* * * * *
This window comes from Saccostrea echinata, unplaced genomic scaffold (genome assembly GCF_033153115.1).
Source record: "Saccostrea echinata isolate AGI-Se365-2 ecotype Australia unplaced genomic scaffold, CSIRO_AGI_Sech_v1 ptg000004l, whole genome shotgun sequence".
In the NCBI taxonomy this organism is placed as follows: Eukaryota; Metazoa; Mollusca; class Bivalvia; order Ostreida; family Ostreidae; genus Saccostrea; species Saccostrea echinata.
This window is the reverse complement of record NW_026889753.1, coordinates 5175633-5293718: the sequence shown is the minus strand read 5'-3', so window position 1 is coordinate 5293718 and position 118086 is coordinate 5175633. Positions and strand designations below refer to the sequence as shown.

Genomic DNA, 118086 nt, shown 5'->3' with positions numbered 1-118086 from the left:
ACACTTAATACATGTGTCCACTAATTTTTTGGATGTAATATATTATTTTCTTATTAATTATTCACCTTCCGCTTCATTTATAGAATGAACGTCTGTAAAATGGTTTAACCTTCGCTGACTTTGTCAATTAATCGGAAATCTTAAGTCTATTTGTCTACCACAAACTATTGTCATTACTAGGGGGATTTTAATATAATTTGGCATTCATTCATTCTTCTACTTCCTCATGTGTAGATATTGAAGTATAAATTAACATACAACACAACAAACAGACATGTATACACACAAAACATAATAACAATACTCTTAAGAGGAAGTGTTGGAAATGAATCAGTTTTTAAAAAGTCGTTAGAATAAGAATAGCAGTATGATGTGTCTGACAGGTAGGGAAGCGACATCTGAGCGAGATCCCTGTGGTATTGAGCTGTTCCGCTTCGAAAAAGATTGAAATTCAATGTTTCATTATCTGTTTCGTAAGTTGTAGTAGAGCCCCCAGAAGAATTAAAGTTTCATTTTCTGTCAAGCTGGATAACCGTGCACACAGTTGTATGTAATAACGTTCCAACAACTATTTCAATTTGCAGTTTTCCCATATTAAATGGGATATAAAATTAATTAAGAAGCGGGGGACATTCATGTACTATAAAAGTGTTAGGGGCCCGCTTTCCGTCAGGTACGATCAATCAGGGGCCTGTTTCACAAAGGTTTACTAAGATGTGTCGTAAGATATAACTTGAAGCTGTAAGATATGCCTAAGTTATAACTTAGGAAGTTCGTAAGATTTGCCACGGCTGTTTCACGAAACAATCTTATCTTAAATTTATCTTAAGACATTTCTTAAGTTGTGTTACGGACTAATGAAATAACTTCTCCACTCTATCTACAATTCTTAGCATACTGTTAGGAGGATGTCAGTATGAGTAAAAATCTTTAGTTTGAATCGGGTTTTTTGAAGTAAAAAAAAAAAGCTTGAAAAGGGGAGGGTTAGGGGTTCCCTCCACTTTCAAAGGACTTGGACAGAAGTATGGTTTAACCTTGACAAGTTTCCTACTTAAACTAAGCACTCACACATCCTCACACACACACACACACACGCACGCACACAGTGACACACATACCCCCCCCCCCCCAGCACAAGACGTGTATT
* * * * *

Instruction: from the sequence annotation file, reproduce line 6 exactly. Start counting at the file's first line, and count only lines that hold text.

ACACTTAATACATGTGTCCACTAATTTTTTGGATGTAATATATTATTTTCTTATTAATTATTCACCTTCCGCTTCATTTATAGAATGAACGTCTGTAAAATGGTTTAACCTTCGCTGACTTTGTCAATTAATCGGAAATCTTAAGTCTATTTGTCTACCACAAACTATTGTCATTACTAGGGGGATTTTAATATAATTTGGCATTCATTCATTCTTCTACTTCCTCATGTGTAGATATTGAAGTATAAATTAACATACAACACAACAAACAGACATGTATACACACAAAACATAATAACAATACTCTTAAGAGGAAGTGTTGGAAATGAATCAGTTTTTAAAAAGTCGTTAGAATAAGAATAGCAGTATGATGTGTCTGACAGGTAGGGAAGCGACATCTGAGCGAGATCCCTGTGGTATTGAGCTGTTCCGCTTCGAAAAAGATTGAAATTCAATGTTTCATTATCTGTTTCGTAAGTTGTAGTAGAGCCCCCAGAAGAATTAAAGTTTCATTTTCTGTCAAGCTGGATAACCGTGCACACAGTTGTATGTAATAACGTTCCAACAACTATTTCAATTTGCAGTTTTCCCATATTAAATGGGATATAAAATTAATTAAGAAGCGGGGGACATTCATGTACTATAAAAGTGTTAGGGGCCCGCTTTCCGTCAGGTACGATCAATCAGGGGCCTGTTTCACAAAGGTTTACTAAGATGTGTCGTAAGATATAACTTGAAGCTGTAAGATATGCCTAAGTTATAACTTAGGAAGTTCGTAAGATTTGCCACGGCTGTTTCACGAAACAATCTTATCTTAAATTTATCTTAAGACATTTCTTAAGTTGTGTTACGGACTAATGAAATAACTTCTCCACTCTATCTACAATTCTTAGCATACTGTTAGGAGGATGTCAGTATGAGTAAAAATCTTTAGTTTGAATCGGGTTTTTTGAAGTAAAAAAAAAAAGCTTGAAAAGGGGAGGGTTAGGGGTTCCCTCCACTTTCAAAGGACTTGGACAGAAGTATGGTTTAACCTTGACAAGTTTCCTACTTAAACTAAGCACTCACACATCCTCACACACACACACACACACGCACGCACACAGTGACACACATACCCCCCCCCCCCCAGCACAAGACGTGTATT